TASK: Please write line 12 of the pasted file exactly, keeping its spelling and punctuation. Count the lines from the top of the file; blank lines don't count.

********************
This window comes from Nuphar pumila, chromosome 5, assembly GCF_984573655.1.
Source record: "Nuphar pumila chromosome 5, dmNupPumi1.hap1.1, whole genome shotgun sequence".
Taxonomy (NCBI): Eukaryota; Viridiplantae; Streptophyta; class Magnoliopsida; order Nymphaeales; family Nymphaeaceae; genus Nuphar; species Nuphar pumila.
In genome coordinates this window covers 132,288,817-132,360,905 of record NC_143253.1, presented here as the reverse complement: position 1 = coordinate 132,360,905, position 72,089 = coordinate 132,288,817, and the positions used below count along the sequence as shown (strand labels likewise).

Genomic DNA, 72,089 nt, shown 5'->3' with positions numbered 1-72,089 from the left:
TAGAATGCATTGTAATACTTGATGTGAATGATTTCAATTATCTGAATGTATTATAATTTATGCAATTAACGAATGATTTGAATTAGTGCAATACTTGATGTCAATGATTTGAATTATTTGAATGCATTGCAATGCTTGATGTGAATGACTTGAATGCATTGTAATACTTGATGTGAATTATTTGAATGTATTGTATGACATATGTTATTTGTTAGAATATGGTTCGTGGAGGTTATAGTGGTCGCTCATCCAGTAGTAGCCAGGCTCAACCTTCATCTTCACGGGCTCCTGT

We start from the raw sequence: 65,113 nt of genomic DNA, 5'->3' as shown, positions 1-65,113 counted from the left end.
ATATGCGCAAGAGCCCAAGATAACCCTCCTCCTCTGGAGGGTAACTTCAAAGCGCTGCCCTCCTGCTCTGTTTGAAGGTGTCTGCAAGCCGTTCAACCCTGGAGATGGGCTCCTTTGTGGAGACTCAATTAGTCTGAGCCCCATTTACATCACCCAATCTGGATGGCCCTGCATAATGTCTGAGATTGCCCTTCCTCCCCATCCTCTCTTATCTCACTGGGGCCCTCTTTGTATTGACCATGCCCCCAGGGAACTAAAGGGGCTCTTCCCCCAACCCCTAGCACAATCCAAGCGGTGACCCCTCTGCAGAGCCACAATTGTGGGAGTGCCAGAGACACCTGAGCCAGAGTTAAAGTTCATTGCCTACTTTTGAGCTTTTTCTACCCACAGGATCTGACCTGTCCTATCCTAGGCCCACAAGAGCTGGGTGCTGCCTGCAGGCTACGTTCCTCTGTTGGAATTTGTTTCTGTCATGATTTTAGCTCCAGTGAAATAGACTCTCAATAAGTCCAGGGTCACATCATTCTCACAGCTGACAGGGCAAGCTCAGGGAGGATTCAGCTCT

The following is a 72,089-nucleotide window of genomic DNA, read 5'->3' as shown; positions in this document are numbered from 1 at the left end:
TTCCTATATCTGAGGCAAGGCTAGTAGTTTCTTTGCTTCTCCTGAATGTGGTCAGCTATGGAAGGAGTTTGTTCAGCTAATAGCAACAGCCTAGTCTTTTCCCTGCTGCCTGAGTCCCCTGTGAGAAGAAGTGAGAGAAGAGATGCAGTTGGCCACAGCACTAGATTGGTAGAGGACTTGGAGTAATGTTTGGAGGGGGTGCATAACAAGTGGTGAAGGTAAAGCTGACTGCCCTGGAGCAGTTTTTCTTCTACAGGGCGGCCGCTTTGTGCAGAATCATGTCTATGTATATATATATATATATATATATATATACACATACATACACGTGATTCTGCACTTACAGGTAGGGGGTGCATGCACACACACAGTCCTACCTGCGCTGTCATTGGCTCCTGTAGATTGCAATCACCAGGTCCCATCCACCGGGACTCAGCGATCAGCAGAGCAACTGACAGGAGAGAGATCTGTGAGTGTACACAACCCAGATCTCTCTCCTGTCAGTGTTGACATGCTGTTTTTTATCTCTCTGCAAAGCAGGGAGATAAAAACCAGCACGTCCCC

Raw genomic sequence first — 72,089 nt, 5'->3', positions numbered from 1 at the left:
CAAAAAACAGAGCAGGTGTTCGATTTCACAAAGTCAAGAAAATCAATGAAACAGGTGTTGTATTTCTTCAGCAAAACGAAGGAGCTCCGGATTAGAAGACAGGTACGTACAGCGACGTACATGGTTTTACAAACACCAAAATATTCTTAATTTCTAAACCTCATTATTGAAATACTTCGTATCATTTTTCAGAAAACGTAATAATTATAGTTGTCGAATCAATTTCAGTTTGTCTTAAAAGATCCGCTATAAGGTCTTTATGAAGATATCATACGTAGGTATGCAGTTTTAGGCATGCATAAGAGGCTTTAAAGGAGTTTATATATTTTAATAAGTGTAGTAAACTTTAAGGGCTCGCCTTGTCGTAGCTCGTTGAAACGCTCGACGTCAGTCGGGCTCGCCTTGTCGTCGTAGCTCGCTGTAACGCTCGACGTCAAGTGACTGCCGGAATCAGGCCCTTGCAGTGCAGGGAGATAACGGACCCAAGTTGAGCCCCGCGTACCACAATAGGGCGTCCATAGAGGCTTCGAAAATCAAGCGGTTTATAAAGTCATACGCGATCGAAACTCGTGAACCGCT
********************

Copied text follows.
CAAAAAACAGAGCAGGTGTTCGATTTCACAAAGTCAAGAAAATCAATGAAACAGGTGTTGTATTTCTTCAGCAAAACGAAGGAGCTCCGGATTAGAAGACAGGTACGTACAGCGACGTACATGGTTTTACAAACACCAAAATATTCTTAATTTCTAAACCTCATTATTGAAATACTTCGTATCATTTTTCAGAAAACGTAATAATTATAGTTGTCGAATCAATTTCAGTTTGTCTTAAAAGATCCGCTATAAGGTCTTTATGAAGATATCATACGTAGGTATGCAGTTTTAGGCATGCATAAGAGGCTTTAAAGGAGTTTATATATTTTAATAAGTGTAGTAAACTTTAAGGGCTCGCCTTGTCGTAGCTCGTTGAAACGCTCGACGTCAGTCGGGCTCGCCTTGTCGTCGTAGCTCGCTGTAACGCTCGACGTCAAGTGACTGCCGGAATCAGGCCCTTGCAGTGCAGGGAGATAACGGACCCAAGTTGAGCCCCGCGTACCACAATAGGGCGTCCATAGAGGCTTCGAAAATCAAGCGGTTTATAAAGTCATACGCGATCGAAACTCGTGAACCGCT